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Professional Life and Work

Studying Teachers' Lives

Studying Teachers' Lives - an emergent field of study


The conservative political renaissance of the 1980s rapidly affected the context of educational research. One of the incidental side-effects on studies of teachers' lives and careers was that work on the 'context' of the teacher's work became less common and certainly less fundable (although some work continued to be funded by teacher unions). As a result, contextualist studies of teachers' lives particularly from a fuller life history perspective became more difficult. Having reached such a promising plateau in the early 1980s, and with serious life history work beginning, the promise and potential of such work was rapidly affected by the new climates in which educational research had to be undertaken.

The crucial focus for life history work is to locate the teacher's own life story alongside a broader contextual analysis, to tell in Stenhouse's words 'a story of action, within a theory of context'. The distinction between the life story and the life history is therefore absolutely basic. The life story is the 'story we tell about our life'; the life history is a collaborative venture, reviewing a wider range of evidence. The life story teller and another (or others) collaborate in developing this wider account by interviews and discussions and by scrutiny of texts and contexts. The life history is the life story located within its historical context. By making contextual research more difficult, the new climate of research meant that in many cases life history work and collaborative inter-textual and inter-contextual inquiry was discouraged while more individual and specific life story work could none the less continue. A great deal of valuable work on teacher's stories or narratives was carried out in the 1980s by academics but much of it did not embrace contextual or inter-contextual analysis.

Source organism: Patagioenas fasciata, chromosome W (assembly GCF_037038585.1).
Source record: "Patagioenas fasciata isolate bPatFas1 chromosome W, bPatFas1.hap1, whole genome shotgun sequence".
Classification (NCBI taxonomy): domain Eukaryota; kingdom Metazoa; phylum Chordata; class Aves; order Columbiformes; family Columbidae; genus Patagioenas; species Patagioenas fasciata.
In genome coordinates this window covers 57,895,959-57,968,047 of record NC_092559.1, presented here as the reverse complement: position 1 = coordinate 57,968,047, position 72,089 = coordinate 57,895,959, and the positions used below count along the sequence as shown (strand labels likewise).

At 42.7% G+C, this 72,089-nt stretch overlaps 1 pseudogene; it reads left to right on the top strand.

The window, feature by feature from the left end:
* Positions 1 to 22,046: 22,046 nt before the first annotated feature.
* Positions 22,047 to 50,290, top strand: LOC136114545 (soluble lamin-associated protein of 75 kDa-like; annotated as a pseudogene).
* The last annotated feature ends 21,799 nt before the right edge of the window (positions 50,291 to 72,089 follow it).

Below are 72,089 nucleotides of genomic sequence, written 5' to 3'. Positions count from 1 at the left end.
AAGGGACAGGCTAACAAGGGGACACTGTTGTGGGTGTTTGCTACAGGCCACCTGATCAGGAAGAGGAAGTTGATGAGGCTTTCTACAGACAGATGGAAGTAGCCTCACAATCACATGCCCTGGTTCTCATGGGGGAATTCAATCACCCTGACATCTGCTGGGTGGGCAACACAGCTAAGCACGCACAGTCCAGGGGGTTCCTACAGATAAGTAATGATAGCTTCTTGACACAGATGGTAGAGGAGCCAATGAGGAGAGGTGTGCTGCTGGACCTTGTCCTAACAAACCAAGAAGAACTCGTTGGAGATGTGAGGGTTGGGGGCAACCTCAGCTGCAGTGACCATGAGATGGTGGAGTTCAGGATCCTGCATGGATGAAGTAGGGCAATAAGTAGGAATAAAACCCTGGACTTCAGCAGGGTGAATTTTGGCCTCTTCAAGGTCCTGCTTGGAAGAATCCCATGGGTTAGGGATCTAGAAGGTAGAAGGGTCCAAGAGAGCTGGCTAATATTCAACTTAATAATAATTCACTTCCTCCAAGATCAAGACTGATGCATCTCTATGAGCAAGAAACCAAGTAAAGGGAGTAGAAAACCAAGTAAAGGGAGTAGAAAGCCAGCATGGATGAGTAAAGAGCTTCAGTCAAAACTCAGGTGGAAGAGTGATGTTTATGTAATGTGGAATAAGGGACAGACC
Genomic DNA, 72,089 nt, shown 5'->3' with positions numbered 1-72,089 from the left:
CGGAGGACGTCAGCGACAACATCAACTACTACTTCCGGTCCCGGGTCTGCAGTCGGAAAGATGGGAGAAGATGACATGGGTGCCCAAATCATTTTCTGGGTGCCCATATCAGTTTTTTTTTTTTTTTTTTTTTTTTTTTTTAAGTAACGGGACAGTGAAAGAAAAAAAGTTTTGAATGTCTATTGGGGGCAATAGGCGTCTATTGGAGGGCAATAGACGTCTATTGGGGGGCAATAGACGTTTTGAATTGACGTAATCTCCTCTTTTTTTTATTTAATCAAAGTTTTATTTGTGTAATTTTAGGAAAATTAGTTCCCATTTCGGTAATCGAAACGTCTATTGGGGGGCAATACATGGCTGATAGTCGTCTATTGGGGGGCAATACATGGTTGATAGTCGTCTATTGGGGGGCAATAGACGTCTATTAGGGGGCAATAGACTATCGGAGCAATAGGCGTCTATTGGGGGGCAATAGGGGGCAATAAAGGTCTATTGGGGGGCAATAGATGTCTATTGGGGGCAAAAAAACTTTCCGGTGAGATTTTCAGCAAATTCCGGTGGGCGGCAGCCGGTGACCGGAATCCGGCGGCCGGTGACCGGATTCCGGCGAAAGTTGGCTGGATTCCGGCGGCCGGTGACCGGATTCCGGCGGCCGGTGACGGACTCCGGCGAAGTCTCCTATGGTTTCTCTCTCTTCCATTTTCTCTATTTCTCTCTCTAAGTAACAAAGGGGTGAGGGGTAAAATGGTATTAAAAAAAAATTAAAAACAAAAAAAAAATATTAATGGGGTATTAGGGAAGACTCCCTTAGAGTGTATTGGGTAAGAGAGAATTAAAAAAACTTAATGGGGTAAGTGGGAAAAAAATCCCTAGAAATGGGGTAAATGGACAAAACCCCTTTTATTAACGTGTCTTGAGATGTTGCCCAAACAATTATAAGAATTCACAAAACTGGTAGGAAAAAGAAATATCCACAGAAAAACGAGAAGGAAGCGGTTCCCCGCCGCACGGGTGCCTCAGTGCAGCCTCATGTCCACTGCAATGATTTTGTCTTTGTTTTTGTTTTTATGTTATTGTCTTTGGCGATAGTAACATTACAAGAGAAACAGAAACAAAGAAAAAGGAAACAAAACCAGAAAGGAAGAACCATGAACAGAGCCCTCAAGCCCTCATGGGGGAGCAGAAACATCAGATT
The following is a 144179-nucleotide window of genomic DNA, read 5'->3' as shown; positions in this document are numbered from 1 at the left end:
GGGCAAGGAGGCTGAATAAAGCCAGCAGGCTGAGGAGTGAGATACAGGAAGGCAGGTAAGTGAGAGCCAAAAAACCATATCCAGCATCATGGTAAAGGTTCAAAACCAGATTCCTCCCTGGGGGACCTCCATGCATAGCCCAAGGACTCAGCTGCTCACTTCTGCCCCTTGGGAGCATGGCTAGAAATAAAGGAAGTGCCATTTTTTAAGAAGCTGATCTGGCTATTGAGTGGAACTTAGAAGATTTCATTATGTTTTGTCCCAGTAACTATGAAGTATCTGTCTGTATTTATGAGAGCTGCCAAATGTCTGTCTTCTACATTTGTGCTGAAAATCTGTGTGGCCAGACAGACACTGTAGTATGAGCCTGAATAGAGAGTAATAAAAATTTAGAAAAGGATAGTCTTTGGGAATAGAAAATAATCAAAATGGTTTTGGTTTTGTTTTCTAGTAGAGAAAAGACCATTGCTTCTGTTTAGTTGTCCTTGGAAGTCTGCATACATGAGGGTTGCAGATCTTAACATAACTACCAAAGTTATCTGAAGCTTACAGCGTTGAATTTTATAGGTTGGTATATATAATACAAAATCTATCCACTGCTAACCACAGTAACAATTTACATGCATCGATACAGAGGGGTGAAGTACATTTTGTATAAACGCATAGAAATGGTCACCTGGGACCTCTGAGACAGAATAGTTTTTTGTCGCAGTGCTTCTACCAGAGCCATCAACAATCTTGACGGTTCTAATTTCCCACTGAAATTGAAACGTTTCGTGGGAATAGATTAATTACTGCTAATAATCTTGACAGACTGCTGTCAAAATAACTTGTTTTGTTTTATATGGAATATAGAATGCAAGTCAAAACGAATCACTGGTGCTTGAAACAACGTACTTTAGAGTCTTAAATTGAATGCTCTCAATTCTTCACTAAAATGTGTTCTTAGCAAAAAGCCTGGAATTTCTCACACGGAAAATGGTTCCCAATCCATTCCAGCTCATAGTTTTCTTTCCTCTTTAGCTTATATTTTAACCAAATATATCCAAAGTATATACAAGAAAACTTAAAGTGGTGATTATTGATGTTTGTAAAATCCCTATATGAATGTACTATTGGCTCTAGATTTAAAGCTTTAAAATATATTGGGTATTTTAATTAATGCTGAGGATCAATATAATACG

In the new climate of the 1980s, the teacher life story teller was therefore located between the power of resurgent political bureaucracy on the one side and the mediating power of the academy through whom their stories were transmitted on the other. To say the least, this is a peculiar 'place of tension' in which to undertake the intimate and ethically perilous collaboration through which the teacher's life might be reconstructed and made textual. 

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Studying Teachers' Lives Ivor Goodson
  • Date of publication: 06/02/1992
  • Number of pages (as Word doc): 272
  • Publisher: Routledge
  • Subject:
    Professional Life and Work
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  • Appears in:
    Studying Teachers' Lives
  • Paperback
  • Price of book: £42.99
  • ISBN: 978-0-415-06858-1
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